It’s February, the gym is forgotten, the ‘new year new me’ diet is over. It’s tempting to crash on a detox – but you shouldn’t.
The festive season often leaves us feeling sluggish – all those late nights, chocolate and wine! It’s no wonder we’re looking for a little reset come 2018. However, this also means that our social media channels are jumping with articles and ads that sing the praises of the latest diet or supplement. This is where that ‘dirty’ word rears its head – detox. It’s an incredibly powerful word, but one that is also misunderstood or misrepresented in the media.
In this blog post, nutritional therapist, Lyda Borgsteijn smash some myths. Catch the video here or watch it below.
This blog post is aimed to dispel a few ideas surrounding detoxing by answering three fundamental questions – what is a detox, how does the body detox and do you need to detox?
What is a detox?
Detoxification is a process that happens in the body every single day. The idea is that any pathogens, toxins, pollutants, foreign bodies etc. that enter the body are funnelled through this system and excreted from the body in an efficient and timely fashion.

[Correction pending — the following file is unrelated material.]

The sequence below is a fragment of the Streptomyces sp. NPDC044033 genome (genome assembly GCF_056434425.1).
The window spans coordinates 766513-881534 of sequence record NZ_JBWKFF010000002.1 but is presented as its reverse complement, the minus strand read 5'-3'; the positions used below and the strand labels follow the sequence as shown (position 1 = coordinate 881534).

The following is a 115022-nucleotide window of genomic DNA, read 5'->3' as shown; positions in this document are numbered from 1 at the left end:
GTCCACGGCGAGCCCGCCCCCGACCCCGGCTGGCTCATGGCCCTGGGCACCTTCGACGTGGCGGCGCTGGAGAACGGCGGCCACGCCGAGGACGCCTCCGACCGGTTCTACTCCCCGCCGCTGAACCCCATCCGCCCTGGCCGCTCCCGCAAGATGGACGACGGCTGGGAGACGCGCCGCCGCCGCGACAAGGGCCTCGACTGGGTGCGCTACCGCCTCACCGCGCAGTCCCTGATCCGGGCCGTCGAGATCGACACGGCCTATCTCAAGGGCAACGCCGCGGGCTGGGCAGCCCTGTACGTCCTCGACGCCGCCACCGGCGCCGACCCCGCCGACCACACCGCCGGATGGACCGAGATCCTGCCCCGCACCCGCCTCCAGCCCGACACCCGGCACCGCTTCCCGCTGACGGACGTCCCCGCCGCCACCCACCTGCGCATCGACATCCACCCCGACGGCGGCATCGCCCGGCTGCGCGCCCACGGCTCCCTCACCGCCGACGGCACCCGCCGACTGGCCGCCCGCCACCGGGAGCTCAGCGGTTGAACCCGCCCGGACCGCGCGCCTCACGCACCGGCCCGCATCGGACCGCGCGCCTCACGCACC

A healthy body will deal with about 500 different toxins each day and do so with 99% effectiveness. However, there are of course a few ways we can make this job more difficult.
Side note: by a toxin, I don’t mean some toxic chemical from a lab! It’s a bit of a daunting word, but it mostly captures anything your body can’t use. So for example preservatives on a label or even fumes that are in the air.
How does your body detox?
There are five critical organs involved – the liver, the kidneys, the lungs, the skin and the intestines. Each of these has a specific way to excrete and get rid of toxins. E.g. the skin via sweating, the lungs via exhaling, the kidneys via urine. Of these organs, it’s your liver that does 75% of the work. Your liver is a total powerhouse responsible for over 500 different metabolic processes. Detoxification is only part of its role, but it’s a crucial one. Your liver does this in three ways:
- Blood: Blood passes through your liver, and anything ‘foreign’ is removed
- Bile: Your liver makes a substance called bile that is sent to the small intestine to help break down fats and also bind with certain components like cholesterol to help remove excess from the body
- Phase I Phase II: The basic idea is to slightly change the form of the toxins, so they become water soluble and easy to excrete.This is a slightly complicated process to get into which is why I use the analogy of bins. Imagine the first part being like putting all your rubbish into one big bin. This is phase I. Phase II involved sorting this rubbish into 6 ‘recycling’ bins and then sending this rubbish on to be removed.